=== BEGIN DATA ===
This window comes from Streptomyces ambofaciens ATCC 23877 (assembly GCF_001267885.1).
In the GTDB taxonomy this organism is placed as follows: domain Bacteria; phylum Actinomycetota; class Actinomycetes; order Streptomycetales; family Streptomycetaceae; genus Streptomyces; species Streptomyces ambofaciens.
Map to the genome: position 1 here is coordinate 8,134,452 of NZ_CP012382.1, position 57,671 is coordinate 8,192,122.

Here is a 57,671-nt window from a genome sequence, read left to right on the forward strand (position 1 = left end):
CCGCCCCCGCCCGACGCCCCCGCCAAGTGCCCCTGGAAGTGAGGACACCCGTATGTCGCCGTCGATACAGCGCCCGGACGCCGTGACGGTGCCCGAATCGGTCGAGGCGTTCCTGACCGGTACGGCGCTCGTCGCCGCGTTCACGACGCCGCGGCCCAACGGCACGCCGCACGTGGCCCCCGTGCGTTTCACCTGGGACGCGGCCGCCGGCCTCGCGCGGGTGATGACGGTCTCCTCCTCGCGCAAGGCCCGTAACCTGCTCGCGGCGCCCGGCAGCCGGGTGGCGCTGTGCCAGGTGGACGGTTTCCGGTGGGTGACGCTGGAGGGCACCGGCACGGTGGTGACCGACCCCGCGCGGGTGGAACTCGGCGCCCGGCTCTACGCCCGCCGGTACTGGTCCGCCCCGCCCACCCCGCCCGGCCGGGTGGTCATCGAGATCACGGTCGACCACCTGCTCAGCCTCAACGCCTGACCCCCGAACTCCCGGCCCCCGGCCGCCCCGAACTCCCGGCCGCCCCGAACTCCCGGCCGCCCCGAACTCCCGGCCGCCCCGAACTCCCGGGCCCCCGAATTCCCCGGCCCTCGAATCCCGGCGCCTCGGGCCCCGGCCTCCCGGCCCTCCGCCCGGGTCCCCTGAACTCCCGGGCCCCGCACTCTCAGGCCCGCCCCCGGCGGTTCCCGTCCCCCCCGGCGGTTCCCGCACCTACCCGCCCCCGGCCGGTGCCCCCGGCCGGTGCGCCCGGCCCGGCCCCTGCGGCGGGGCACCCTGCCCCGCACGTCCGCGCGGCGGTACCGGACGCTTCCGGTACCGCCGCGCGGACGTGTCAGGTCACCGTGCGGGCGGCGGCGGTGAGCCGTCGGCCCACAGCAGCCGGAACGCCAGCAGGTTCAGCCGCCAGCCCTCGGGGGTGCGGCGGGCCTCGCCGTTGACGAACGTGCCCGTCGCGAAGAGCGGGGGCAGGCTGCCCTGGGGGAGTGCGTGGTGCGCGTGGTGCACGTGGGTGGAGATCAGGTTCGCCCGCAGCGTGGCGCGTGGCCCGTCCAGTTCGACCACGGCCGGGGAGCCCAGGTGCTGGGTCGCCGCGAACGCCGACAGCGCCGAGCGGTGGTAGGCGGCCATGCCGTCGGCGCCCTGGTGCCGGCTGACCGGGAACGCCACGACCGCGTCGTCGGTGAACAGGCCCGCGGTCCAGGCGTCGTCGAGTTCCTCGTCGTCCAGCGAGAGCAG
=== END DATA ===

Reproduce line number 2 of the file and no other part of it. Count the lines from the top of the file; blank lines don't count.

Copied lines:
In the GTDB taxonomy this organism is placed as follows: domain Bacteria; phylum Actinomycetota; class Actinomycetes; order Streptomycetales; family Streptomycetaceae; genus Streptomyces; species Streptomyces ambofaciens.